FLORHAM PARK — The life of thousands of New York Jets fans flashed before their eyes Tuesday morning when Aaron Rodgers was not seen taking part in team activities on day two of voluntary OTAs.
While a small calf strain was seen as the cause with no major concern from both the quarterback and the team, the small bump in the road during practice gave the Jets and their fanbase the real risk of bringing in a quarterback like Rodgers in the first place.
All of this could go away with a single snap.
New York has spent the last few years rebuilding their image into a respectable franchise across the NFL. They’ve drafted very well, have developed young talent, and have a coaching staff that is well-respected in most circles. All they really needed was a quarterback to complete the roster.
They did just that in the off-season, although their target certainly had flaws to him. At 39 years old, Rodgers is in the twilight years of his NFL career. He brings a Super Bowl mindset, an MVP-caliber arm, and over 19 years of experience into a team that hasn’t seen anything like him in a half-century.
But 39 is 39. Rodgers is not the same spry youngster that made his living being the most talented thrower of the football in years. He has to be more careful during training, and the Jets need to make sure their lucrative investment in the quarterback is well protected.
The Jets can certainly afford to sit Rodgers this early in off-season activities. The quarterback is still around the facility, maintained communication during meetings, and the team can turn to develop Zach Wilson as an added bonus.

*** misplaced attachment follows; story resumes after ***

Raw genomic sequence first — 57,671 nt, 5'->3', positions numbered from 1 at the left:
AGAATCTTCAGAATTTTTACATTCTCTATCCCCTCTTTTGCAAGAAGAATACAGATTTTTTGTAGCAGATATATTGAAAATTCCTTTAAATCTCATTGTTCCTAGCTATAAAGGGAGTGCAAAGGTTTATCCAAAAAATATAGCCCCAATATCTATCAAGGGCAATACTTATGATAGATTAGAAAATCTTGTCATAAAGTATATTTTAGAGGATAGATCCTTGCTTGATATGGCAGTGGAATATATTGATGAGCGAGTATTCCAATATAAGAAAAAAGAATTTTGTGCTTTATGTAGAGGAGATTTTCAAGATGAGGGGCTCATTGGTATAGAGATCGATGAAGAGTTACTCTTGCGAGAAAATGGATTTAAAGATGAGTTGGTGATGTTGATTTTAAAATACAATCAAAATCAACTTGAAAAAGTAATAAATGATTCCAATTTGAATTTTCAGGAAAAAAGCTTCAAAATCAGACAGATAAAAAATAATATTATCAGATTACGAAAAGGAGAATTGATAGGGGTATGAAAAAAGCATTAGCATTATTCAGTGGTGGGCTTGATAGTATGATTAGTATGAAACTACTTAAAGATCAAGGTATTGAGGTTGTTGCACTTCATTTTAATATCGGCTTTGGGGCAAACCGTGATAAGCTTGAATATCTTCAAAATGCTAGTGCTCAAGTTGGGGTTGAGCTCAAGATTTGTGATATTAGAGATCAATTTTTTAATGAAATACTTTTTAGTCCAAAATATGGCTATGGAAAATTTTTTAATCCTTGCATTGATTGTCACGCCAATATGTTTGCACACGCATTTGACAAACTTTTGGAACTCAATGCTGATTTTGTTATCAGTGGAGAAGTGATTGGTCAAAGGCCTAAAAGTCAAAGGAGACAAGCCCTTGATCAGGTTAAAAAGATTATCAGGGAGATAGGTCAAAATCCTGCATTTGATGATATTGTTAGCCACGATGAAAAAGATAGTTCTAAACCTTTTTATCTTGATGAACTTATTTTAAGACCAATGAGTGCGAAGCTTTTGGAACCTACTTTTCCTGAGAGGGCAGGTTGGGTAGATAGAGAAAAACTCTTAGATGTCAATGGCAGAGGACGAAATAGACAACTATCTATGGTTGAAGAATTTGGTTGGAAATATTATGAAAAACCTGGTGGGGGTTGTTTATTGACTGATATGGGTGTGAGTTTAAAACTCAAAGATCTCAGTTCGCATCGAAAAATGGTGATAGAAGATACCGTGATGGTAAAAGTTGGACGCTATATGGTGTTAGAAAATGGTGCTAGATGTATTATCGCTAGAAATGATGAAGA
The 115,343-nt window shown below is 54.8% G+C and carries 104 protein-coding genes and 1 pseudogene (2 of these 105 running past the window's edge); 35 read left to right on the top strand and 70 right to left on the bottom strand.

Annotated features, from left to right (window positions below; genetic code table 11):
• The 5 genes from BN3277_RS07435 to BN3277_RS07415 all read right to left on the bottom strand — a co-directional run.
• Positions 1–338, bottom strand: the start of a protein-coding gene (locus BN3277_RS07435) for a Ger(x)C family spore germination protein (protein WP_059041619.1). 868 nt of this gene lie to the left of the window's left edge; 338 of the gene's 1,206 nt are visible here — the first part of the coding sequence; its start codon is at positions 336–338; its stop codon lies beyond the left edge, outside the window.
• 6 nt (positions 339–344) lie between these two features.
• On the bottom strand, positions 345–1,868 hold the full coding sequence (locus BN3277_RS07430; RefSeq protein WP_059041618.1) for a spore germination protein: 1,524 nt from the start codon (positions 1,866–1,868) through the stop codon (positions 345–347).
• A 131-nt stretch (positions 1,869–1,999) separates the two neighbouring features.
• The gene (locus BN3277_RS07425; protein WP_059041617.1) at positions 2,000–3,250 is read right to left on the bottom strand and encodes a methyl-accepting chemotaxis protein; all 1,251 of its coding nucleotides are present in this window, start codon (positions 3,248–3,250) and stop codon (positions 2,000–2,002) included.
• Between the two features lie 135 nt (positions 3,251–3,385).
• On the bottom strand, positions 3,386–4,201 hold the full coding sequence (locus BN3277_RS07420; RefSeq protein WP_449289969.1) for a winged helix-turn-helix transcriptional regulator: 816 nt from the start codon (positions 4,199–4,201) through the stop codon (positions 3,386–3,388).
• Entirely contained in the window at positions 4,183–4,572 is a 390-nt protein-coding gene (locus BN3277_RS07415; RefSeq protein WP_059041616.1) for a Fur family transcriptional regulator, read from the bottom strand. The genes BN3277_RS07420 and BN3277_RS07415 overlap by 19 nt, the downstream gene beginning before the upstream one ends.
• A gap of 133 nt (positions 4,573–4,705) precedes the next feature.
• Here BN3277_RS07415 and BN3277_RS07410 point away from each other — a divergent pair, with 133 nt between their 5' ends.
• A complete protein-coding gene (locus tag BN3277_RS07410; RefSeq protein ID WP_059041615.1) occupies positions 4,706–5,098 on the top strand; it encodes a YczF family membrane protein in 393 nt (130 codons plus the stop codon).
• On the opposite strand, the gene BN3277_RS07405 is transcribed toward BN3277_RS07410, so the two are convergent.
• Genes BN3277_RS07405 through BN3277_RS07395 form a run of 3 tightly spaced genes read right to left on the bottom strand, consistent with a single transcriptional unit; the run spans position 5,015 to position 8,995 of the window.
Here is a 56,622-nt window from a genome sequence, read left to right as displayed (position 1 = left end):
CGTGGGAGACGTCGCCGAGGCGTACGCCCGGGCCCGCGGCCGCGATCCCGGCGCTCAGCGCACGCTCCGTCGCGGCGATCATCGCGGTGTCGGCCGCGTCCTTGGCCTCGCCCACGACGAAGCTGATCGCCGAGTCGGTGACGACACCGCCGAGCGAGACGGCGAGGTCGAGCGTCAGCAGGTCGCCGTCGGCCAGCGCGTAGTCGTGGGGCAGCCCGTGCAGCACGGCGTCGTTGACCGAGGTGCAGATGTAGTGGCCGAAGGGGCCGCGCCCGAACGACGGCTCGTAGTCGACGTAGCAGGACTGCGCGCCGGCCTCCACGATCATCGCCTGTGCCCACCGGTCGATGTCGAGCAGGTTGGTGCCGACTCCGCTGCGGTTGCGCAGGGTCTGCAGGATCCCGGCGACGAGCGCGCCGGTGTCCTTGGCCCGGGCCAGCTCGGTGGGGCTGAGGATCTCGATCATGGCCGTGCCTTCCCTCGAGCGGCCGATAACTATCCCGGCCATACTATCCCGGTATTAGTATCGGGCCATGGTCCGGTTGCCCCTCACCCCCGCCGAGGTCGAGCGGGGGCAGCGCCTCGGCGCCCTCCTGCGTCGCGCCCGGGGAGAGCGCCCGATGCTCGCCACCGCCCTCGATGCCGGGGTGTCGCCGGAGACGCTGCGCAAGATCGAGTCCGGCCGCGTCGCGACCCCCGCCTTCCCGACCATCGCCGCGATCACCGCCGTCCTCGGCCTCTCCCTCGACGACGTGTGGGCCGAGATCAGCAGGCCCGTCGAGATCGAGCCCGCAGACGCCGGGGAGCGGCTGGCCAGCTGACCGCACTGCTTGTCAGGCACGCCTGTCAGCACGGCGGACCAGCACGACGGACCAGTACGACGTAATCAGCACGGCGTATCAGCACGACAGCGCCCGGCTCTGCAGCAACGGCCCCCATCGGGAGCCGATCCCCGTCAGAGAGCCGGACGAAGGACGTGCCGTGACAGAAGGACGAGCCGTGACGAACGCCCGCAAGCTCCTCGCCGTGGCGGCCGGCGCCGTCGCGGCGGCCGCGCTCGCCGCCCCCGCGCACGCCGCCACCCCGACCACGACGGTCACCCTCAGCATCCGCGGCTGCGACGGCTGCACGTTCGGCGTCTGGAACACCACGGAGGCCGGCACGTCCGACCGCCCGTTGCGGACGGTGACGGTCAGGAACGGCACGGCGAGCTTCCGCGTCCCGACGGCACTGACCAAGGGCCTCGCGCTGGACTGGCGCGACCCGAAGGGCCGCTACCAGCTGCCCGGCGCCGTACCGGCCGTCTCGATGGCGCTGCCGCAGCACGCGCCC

So far, Wilson has taken the demotion to backup in stride. He had a terrific day in practice with seven-on-seven drills and has looked the part of a talented young backup that could start in a pinch should Rodgers not be ready.
New York has seen this song and dance before though. If they aren’t more careful with Rodgers, they would have to play Wilson throughout the regular season and risk another year on their championship window for a backup quarterback who has more interceptions than touchdowns through the early stages of his career.
Everything, in turn, goes back to Rodgers. As he nurses the calf injury that isn’t expected to be serious, the Jets have dodged a major first bullet on the injury front. But it’s as clear a warning sign as one could have of nothing in the NFL being what they seem. If the Jets aren’t careful, the excitement of Rodgers’ entrance could be overshadowed by dread.
And it’s far too early in the off-season to start thinking about the dread that could come from an injury to a quarterback.